This anthology includes highly acclaimed, well-known (in the United States) Indigenous poets, such as Sherwin Bitsui, Joseph Bruchac, Heid and Louise Erdrich, Santee Frazier, Diane Glancy, Joy Harjo, Linda Hogan, Simon Ortiz, and Hedge Coke herself. It also includes emerging poets we may not all know and poets who are highly acclaimed and well-known in other parts of the Americas—Hilario Chacin (Colombia), Rosa Chávez (Guatemala), Fredy Romiero Campo Chicanga (Colombia), Hugo Jamioy (Colombia), Ariruma Kowii (Ecuador), Leonel Lienlaf (Chile), Lee Maracle (Canada), Jorge Miguel Cocom Pech (Mexico), and Morela Del Valle Maeiro Poyo (Venezuela). Known in U.S. literary circles or not, the poets in Sing uniformly offer high-quality work.

Sherwin Bitsui’s opening poem, “Calyx,” protects, presents, and prepares to open the bud that will become this book’s bloom. Bitsui submerges us in vibrant images that evoke the sacred within the everyday—“at zero hour/ the poem spilling its seeds into your mouth”—in an effort to give a hint of the power behind a childhood memory—“How do I describe her daubing my face with cornhusk?

Duane Niatum’s poem, “Riding the Wake of the Paddle Journey,” ends the volume with the deepest return to the beginning, to the home from which we sprang, whether we have known it before or not, as Niatum sings us “… to this path to be servants of our ghosts,/ the family keeping the storytelling stone// that shows our flesh’s formed by tide and stump…,”closing the circle of flight, escape, and migration with the deepest state of belonging.

Along the journey, you will find stepping stones of words and image, and depending on the direction you follow, you will have two or three or more journeys before your circle closes in the song of home, of place, of the land and the people that sing within your blood. Below is one short, quick trip through the beauties of this book.

“My brother’s shadow flutters from his shoulders, a magician’s cape.” Natalie Diaz (U.S. in English)

“The child-sun skitters adolescent/ It desires to touch the moon…” Hugo Jamioy (Colombia in Kamsa, Spanish, and English)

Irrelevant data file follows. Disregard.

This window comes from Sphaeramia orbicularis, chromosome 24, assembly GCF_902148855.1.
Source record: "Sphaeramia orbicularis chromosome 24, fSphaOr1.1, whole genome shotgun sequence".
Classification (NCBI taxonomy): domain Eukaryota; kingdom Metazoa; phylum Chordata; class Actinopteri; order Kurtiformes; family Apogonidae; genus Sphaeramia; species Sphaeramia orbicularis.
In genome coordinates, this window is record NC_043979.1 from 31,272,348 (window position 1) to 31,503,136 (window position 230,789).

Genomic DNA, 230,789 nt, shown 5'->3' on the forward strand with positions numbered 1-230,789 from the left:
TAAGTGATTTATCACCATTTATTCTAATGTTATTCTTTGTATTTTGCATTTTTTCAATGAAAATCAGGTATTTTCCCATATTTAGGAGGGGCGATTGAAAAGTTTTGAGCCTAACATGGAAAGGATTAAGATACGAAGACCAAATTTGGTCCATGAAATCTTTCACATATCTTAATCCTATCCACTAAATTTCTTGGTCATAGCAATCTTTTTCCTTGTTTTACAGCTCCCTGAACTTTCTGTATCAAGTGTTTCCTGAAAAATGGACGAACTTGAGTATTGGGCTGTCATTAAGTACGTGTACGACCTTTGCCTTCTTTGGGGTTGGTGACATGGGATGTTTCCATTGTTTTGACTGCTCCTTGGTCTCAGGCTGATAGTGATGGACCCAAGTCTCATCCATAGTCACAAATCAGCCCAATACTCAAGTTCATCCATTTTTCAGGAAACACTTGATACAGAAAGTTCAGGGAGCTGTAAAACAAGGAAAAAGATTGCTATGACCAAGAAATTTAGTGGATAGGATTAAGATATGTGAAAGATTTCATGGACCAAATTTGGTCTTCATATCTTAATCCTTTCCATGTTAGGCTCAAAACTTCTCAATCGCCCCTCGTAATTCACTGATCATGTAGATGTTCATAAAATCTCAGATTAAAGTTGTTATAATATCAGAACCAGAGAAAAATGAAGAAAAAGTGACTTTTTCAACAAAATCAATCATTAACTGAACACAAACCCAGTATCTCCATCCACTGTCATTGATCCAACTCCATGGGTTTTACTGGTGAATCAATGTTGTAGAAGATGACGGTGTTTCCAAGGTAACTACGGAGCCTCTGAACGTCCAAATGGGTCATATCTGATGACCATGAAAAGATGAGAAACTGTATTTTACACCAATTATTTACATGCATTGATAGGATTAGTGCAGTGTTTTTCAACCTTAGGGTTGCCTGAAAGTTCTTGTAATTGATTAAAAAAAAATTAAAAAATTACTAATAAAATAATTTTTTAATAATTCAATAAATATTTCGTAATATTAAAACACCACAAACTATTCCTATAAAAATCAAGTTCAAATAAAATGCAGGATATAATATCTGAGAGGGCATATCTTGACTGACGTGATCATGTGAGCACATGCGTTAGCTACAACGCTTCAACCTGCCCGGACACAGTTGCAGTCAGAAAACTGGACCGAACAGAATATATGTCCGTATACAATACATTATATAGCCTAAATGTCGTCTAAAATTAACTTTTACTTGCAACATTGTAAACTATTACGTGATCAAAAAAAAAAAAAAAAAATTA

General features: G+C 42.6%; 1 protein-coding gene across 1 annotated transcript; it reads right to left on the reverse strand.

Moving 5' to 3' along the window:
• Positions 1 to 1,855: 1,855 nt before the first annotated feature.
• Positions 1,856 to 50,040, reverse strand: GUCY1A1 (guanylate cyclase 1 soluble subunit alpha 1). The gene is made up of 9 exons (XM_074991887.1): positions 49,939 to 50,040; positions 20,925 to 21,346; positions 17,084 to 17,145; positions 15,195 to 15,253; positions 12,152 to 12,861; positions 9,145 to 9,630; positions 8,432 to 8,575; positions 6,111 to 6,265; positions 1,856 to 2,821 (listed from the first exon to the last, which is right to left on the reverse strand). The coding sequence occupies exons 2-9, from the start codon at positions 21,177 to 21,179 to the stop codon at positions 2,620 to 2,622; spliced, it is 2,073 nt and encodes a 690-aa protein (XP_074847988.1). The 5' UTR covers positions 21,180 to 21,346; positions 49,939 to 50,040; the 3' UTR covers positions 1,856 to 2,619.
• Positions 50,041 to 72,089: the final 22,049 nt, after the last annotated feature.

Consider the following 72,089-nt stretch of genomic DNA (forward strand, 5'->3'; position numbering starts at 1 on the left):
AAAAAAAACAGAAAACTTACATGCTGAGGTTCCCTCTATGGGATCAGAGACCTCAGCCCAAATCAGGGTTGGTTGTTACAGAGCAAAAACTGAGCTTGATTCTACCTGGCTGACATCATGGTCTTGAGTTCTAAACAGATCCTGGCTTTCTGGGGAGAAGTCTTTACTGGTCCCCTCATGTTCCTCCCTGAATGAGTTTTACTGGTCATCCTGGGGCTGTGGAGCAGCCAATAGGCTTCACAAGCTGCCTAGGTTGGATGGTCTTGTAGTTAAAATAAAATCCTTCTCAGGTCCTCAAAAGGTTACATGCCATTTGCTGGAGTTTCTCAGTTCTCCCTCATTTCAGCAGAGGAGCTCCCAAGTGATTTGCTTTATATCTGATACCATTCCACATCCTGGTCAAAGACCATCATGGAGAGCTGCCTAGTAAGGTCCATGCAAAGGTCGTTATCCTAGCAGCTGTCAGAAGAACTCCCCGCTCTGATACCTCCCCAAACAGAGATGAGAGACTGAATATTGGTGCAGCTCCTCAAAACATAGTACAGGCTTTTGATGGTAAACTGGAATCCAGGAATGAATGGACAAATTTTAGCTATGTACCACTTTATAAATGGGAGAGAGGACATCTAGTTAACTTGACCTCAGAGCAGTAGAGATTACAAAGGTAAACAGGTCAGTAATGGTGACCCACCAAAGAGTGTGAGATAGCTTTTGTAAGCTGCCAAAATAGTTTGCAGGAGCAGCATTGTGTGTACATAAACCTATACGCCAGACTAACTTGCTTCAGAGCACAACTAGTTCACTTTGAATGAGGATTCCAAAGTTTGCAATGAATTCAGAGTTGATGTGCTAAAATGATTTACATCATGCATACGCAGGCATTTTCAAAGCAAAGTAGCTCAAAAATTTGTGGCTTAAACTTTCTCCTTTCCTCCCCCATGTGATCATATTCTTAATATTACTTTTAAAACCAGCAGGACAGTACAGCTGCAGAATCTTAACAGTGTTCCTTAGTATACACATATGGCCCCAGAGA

“I’m coming home leaving home finding home…” Tenille Campbell (Canada in English)

“Glow-worm, you whisper into the moon’s ear.” Morela Del Valle Maeiro Poyo (Venezuela in Karíña, Spanish, and English)

“… dark feathers of the old way’s pride/ mixed in with blessed Kateri’s/ pale dreams of sacred water.” Joseph Bruchac (U.S. in English)

“With our arms of volcanic warmth…” Ariruma Kowii (Ecuador in Quechua, Spanish, and English)

“Finally, reaching across feather-light and closing the distance/ Your face gently cupped in wings…” Al Hunter (Canada in English)

“The ripe fruit/ is the sweet eye of the tree.” Jorge Miguel Cocom Pech (Mexico in Mayan, Spanish, and English)

In the end, the abundant treasures of Sing defeat me. This review offers such a tiny taste of its bounty that the reality of its riches evades capture. You will have to pick up the book and open it for yourself. When you do, be sure you have plenty of time to wander lost in its many worlds.

Here is the link to order the book. As usual, I suggest you patronize University of Arizona Press who brought this book to the world.

This weekend, the next post in the Literary Mystery Novelists series will feature Paul Doiron, a talent who's only recently burst on the mystery scene in a flurry of awards and critical acclaim. I will be a day or two behind with all posts for the next several weeks since I'm in the throes of copy-edits on Every Last Secret. Pray for me!